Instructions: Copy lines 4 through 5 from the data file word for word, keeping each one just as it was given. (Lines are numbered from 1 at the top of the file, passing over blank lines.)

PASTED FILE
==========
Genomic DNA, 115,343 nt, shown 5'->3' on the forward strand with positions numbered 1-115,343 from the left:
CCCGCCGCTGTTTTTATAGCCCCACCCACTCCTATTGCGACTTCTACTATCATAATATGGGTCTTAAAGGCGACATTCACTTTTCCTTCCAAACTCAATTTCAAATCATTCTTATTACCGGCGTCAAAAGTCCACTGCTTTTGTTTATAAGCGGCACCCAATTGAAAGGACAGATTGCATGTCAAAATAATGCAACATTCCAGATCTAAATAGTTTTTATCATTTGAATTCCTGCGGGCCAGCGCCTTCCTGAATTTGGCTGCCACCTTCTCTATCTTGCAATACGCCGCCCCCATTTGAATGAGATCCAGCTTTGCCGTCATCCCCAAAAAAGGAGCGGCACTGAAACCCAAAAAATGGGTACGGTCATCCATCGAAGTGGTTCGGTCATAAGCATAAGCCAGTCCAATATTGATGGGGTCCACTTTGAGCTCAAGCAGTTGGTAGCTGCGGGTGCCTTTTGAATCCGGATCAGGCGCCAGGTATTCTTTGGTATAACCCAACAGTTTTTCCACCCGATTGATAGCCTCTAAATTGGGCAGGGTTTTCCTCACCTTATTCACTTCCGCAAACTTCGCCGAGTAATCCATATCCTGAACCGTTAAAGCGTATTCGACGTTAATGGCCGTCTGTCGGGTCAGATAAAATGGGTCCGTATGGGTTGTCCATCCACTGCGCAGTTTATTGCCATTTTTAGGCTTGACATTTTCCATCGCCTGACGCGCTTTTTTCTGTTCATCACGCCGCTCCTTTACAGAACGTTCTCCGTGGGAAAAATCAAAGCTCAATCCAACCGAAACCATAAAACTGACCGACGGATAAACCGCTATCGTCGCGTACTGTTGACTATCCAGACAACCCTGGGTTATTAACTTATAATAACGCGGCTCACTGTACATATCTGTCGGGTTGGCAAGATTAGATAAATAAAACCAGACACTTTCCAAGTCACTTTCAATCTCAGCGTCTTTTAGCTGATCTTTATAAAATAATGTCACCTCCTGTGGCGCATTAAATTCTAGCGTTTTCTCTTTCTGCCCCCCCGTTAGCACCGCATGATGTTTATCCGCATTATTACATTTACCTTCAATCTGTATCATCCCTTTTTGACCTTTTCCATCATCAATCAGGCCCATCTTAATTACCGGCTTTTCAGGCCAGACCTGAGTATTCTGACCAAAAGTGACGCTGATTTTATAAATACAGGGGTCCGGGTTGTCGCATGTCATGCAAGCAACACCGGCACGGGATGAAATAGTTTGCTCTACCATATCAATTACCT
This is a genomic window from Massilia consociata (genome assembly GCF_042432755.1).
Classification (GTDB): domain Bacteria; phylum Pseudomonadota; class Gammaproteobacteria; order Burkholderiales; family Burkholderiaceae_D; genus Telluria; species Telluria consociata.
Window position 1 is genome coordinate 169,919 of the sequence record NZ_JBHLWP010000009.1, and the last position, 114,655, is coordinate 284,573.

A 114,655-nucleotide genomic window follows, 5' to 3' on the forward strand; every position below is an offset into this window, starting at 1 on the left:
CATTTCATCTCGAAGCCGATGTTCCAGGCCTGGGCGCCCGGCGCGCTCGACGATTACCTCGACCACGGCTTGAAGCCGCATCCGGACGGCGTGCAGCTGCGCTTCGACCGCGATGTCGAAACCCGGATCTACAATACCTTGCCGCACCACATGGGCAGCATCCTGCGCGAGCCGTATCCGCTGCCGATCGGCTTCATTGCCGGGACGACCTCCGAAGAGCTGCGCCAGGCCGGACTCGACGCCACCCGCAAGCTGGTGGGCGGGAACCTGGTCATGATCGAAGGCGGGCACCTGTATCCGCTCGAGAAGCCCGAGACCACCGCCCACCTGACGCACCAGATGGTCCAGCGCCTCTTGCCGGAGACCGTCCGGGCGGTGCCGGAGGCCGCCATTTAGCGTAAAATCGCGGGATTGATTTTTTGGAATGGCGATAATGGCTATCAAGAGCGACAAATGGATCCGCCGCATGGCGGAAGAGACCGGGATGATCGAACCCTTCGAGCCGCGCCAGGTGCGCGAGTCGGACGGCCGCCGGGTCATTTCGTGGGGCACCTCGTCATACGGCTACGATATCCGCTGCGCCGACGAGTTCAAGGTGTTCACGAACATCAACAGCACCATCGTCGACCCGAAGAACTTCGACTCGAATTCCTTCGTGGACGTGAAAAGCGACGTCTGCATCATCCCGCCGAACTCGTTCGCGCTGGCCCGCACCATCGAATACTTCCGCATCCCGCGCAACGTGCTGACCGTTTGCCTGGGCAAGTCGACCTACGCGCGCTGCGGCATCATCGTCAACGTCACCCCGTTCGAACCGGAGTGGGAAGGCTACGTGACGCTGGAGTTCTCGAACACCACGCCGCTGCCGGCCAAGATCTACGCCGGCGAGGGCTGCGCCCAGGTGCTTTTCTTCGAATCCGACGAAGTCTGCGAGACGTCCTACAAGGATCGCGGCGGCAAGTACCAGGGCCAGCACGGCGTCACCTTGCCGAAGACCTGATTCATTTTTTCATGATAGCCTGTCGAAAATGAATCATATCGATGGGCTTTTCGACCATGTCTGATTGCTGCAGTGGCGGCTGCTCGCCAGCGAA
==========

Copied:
Classification (GTDB): domain Bacteria; phylum Pseudomonadota; class Gammaproteobacteria; order Burkholderiales; family Burkholderiaceae_D; genus Telluria; species Telluria consociata.
Window position 1 is genome coordinate 169,919 of the sequence record NZ_JBHLWP010000009.1, and the last position, 114,655, is coordinate 284,573.